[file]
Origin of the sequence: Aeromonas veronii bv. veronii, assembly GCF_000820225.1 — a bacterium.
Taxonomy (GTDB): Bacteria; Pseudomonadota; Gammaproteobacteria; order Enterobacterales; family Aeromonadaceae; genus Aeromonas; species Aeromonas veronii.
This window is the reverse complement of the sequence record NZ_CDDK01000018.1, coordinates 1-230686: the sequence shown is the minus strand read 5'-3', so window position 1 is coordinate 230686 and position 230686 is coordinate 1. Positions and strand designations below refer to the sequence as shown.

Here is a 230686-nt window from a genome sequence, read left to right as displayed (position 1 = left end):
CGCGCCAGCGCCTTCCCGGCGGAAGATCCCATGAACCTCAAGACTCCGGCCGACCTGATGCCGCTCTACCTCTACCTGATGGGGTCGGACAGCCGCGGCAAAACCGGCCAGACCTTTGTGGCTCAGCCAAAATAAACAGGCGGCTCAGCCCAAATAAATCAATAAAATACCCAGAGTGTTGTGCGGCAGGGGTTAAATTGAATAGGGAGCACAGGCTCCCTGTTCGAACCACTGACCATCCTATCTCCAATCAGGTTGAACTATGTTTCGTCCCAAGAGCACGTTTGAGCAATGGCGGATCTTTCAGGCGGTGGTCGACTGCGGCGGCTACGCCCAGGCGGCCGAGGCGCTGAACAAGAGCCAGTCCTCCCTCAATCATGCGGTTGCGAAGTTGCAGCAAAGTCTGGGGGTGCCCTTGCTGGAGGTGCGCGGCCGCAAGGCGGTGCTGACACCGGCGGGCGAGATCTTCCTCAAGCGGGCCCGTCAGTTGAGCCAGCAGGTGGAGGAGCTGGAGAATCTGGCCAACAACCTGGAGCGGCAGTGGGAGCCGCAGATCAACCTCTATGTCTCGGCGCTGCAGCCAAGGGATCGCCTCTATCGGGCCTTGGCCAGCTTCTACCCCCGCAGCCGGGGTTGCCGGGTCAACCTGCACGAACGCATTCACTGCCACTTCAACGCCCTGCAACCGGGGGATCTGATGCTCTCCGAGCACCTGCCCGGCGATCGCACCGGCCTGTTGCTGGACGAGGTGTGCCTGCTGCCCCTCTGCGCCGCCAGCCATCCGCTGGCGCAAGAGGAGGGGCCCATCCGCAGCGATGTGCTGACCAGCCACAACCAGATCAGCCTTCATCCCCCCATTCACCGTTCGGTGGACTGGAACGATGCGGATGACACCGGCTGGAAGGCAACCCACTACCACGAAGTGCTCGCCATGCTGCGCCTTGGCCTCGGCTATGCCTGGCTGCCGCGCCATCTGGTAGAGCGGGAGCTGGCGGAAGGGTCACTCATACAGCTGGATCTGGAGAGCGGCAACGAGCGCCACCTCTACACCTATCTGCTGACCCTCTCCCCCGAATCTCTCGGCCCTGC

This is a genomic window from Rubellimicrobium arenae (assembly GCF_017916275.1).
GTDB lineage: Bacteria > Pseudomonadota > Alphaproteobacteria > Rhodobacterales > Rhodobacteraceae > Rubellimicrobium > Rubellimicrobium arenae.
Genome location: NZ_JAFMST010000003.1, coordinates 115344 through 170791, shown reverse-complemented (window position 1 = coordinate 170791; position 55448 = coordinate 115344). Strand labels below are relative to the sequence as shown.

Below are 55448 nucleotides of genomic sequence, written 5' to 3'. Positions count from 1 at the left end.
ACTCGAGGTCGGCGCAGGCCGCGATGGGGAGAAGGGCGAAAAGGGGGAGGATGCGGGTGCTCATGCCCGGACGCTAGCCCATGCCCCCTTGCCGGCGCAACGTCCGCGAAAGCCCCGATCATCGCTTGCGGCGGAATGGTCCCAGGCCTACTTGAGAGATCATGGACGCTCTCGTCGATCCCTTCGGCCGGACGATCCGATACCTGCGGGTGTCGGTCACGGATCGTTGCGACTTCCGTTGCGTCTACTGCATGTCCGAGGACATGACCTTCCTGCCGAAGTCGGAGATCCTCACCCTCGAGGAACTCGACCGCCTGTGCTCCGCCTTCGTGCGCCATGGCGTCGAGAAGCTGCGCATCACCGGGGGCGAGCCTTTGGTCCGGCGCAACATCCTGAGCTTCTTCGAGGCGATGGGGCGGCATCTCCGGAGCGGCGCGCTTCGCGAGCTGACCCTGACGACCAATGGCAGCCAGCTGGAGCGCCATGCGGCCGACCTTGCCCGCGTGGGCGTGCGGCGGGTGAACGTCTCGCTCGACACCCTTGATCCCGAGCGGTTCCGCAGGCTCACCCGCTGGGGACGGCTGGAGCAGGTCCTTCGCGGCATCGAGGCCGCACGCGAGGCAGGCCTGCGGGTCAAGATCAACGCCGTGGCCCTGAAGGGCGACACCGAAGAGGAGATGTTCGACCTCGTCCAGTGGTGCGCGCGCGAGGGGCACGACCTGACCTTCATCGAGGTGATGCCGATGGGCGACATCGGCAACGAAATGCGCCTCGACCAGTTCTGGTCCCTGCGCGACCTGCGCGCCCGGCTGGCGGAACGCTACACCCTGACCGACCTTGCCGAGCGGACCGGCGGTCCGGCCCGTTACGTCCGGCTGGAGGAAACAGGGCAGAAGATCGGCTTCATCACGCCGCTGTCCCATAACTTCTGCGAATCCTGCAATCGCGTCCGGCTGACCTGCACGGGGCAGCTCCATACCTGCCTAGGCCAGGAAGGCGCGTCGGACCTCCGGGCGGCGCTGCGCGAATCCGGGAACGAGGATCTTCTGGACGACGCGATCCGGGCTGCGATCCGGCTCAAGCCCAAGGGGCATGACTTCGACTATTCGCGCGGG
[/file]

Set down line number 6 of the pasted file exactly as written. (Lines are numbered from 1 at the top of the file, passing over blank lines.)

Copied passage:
This is a genomic window from Rubellimicrobium arenae (assembly GCF_017916275.1).